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738 Phil. 319


[ G.R. No. 196936, July 02, 2014 ]




We here have a petition for review on certiorari under Rule 45 of the Rules of Court posing a question on the scope of the reinstatement relief afforded an illegally dismissed employee.

Petitioner Monchito R. Ampeloquio (Ampeloquio) is a reinstated employee of respondent Jaka Distribution, Inc. (JAKA), formerly RMI Marketing Corporation (RMI).

Previously, Ampeloquio had filed a complaint for illegal dismissal against RMI before the National Labor Relations Commission (NLRC). Subsequently, the Labor Arbiter found RMI guilty of illegal dismissal:

WHEREFORE, decision is hereby rendered declaring that [Ampeloquio] is a regular employee of respondent RMI Marketing (now known as JAKA DISTRIBUTION, INC.) and that he was illegally dismissed.

The respondents RMI Marketing Corp., (now known as JAKA DISTRIBUTION, INC.) and Teodoro Barzabal, are ordered to reinstate [petitioner] Monchito Ampeloquio in his former position as merchandiser without loss of seniority rights and other benefits and to pay him backwages and attorney’s fees in the total amount of THREE HUNDRED THIRTY THREE THOUSAND FOUR PESOS & 42/100 (P333,034.42).[1]

On 6 August 2004, Ampeloquio resumed work as merchandiser at JAKA and reported at JAKA’s outlets within Metro Manila, Shopwise Makati and Alabang.  He received a daily wage of P252.00, without meal and transportation allowance.

On 4 April 2005, Ampeloquio was transferred outside of Metro Manila, to Lucena City and subsequently to San Pablo City.  At that time, he was receiving the same daily wage of ?252.00, without meal and transportation allowance.  Ampeloquio was given a monthly cost of living allowance (COLA) of P720.00.

In a Letter dated 16 March 2005 addressed to JAKA’s general manager, Ampeloquio requested for salary adjustment and benefits retroactive to the date of his reinstatement, 6 August 2004, and payment of salary differential in the total amount of P42,196.00.

In another Letter dated 7 July 2006, Ampeloquio wrote JAKA reiterating his request for salary adjustment and payment of benefits retroactive to his reinstatement, and an increase from his previous request of salary differential which amounted to a total of P180,590.00.

Ampeloquio based his request on what other merchandisers of JAKA received:

[The] supposed daily wage [prevailing at the time of his reinstatement] was P394.12, COLA at P1,200.00 per month, meal allowance of P60.00 and transportation allowance from house to outlet [and] vice-versa that his co-employees in the same job received P4,500.00 or P281.25 daily wage actual cost of transportation expenses and meal allowance of P60.00 per day; that a messengerial employee receives P394.21 or P9,641.00 monthly salary plus transportation and meal allowance; x x x.[2]

Because of the discrepancy in wages, Ampeloquio filed anew before the NLRC, a complaint for underpayment of wages, COLA, non-payment of meal and transportation allowances docketed as NLRC NCR Case No. 00-06-04702-06.[3]

The NLRC summarized the claims and defenses of the parties, to wit:

x x x [Ampeloquio] seeks entitlement to underpayment or wage differential of P142.00, COLA differential of P500.00 a month, meal allowance of P60.00 per day and average transportation allowance of P100.00 per day; that he called the attention of [JAKA’s general manager], Mr. Ariel Villasenor about his concern on 16 March 2005 but to no avail although upon second demand his ECOLA was increased to P1,200.00 per month starting 16 July 2006.

For their part, [JAKA] avers that it is engaged in the business of distribution of consumer goods; that [Ampeloquio] is their only regular employee as merchandiser; that at the time of the filing of this case, [Ampeloquio] is still working in a supermarket with a monthly salary of P7,985.00; that their other merchandiser[s] are outsourced from manpower agencies or are seasonal employees hired during peak season; that the salary of [Ampeloquio] was based on the minimum wage of P250.00 and ECOLA of P50.00 per day; that it is in the process of computing the wage distortion in the implementation of 2005 wage increase of P25.00; that their exemption in the implementation of wage increase expired last 25 June 2006 prior to the filing of this complaint; that they did not act on [Ampeloquio’s] demand for money claims due to the pendency of this case.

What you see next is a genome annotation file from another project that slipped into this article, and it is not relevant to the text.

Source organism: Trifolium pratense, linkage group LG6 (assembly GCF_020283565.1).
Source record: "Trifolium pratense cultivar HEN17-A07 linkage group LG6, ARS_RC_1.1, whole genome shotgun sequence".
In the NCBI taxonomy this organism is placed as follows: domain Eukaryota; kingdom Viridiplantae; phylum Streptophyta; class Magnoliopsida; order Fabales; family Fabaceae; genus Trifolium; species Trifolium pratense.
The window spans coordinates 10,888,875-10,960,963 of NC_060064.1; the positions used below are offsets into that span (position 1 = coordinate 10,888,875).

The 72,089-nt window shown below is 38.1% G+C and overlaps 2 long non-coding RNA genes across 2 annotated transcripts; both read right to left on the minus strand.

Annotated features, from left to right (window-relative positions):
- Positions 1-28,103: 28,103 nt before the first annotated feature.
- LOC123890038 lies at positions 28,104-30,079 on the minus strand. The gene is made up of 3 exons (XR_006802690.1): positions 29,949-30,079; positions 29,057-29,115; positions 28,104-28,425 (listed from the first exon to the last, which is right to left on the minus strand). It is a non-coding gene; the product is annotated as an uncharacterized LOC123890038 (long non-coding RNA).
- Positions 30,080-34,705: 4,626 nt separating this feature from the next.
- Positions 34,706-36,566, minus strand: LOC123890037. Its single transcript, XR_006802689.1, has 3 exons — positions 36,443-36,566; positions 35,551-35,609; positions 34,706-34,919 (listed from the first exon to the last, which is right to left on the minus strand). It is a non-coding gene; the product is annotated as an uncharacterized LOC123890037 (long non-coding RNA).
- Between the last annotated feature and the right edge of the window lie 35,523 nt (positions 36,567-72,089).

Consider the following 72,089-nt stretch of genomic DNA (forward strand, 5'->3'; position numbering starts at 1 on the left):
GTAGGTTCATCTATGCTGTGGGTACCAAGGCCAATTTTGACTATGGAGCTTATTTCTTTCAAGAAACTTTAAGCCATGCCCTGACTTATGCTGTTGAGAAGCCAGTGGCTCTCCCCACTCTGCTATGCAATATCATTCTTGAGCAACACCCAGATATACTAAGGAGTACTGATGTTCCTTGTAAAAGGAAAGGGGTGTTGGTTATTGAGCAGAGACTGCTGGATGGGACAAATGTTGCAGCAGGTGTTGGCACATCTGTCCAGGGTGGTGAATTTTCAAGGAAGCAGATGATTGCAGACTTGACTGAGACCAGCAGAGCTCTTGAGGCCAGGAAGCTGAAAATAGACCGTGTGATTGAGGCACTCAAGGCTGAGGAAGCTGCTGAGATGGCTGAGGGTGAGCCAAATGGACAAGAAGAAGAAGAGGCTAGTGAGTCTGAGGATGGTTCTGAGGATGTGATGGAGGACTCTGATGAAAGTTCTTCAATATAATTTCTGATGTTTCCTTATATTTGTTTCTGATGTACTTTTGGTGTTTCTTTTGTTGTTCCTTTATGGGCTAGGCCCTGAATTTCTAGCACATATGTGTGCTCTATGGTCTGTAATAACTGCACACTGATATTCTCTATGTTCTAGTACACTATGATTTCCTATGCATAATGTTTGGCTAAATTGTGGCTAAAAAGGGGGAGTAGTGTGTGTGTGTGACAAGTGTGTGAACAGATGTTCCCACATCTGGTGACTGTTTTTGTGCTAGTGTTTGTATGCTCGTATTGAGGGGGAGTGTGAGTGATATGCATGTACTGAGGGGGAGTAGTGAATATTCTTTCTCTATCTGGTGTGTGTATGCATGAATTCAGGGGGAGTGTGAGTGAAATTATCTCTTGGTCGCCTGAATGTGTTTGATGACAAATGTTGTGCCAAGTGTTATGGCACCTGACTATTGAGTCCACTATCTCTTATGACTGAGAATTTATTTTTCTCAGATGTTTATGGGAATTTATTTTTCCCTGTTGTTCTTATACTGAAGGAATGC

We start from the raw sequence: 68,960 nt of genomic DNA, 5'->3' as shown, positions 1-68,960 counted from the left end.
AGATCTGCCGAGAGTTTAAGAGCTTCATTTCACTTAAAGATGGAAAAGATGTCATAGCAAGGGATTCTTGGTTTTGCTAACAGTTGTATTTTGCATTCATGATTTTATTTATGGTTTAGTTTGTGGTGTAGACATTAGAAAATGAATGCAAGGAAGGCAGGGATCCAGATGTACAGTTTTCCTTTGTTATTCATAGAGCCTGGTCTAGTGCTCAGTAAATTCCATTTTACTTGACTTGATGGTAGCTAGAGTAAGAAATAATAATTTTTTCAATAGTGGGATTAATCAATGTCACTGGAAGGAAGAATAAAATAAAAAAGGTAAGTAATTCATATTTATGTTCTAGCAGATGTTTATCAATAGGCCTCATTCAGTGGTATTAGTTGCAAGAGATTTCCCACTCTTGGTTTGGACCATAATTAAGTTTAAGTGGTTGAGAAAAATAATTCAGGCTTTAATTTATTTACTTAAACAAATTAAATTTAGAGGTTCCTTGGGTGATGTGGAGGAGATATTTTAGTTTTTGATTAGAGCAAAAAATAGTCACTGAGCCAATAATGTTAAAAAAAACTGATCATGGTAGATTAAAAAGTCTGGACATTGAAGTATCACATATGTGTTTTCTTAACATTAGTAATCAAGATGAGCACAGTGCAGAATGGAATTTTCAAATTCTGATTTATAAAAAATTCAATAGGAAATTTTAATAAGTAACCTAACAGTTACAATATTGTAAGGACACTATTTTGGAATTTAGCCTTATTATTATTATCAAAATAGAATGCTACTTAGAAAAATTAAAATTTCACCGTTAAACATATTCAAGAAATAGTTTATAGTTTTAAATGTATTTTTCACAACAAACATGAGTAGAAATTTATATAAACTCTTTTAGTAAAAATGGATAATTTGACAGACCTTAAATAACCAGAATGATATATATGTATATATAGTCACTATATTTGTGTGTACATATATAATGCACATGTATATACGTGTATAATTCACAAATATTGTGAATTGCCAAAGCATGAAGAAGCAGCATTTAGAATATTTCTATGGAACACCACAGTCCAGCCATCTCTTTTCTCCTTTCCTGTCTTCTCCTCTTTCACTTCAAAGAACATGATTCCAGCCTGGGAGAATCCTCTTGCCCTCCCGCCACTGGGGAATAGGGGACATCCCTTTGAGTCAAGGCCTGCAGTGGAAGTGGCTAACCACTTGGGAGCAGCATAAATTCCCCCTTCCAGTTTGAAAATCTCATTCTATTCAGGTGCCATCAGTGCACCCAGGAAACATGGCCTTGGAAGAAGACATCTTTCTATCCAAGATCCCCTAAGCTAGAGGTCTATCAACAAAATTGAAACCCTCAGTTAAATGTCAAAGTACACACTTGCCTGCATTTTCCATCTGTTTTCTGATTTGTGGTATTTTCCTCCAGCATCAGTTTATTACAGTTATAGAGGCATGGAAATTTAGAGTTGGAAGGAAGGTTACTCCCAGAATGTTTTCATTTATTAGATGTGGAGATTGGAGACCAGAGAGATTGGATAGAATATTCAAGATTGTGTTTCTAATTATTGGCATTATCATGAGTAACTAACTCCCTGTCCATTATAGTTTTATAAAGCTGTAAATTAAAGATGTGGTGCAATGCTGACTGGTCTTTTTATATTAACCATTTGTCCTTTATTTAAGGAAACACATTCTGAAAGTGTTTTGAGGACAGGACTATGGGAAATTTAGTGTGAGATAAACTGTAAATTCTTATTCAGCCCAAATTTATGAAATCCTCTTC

In their reply, [JAKA] admits that [Ampeloquio] was reinstated in accordance with the Labor Arbiter’s decision in the illegal dismissal case; that he received the same rate as that of his co-employees, hence there is no basis for [Ampeloquio’s] money claims. On the other hand, [Ampeloquio] stressed the discrepancy and discrimination in the payment of wages which he allegedly suffered as he received lower than that of his co-workers and to substantiate his arguments he submitted the payslips of his co-employees.[4]

The Court of Appeals would summarize the position of JAKA, thus:

x x x [Ampeloquio] is receiving a basic rate of P6,545.00, ECOLA of P1,200.00, transportation allowance of P240.00, and medicine allowance of P200.00; and that the company had made clear to merchandisers as early as 2004 that transportation reimbursement can only be made in such eventuality and does not include an instance where the employee (merchandiser) leaves his house to go to his assigned outlet or if he leaves his last outlet to go home.[5]

On 25 May 2007, Labor Arbiter Renaldo O. Hernandez granted Ampeloquio’s complaint for underpayment of wages, basic and COLA and non-payment of allowances, meal and transportation:

WHEREFORE, premises considered[,] judgment is entered finding that [Ampeloquio] was illegally (sic) in bad faith, underpaid his wages, basic, COLA not paid his meal allowance and transportation allowance by [JAKA], ORDERING, hence [JAKA] (sic):

1.  to pay him from 04/04/2005 to 06/14/2005 the total underpayment of COLA P3.85/day + unpaid nonstandard benefit of P60.00 meal allowance/day + nonstandard benefit of 36.06 transportation allowance/day, total of P99.85/day or P2,596.00/month x 2.53 months = P6,568.00 unpaid benefits and to pay him from 06/15/2005 – 06/05/2006 the underpayment of P122.96/day or P3,196.96/month x 11.6 months = P37,084.73 total unpaid wage differential, both to earn 12% legal interest from date of suit on 06/05/2006 until finally paid, plus 10% attorney’s fees on the total amount in accord with Article 111 of the Labor Code.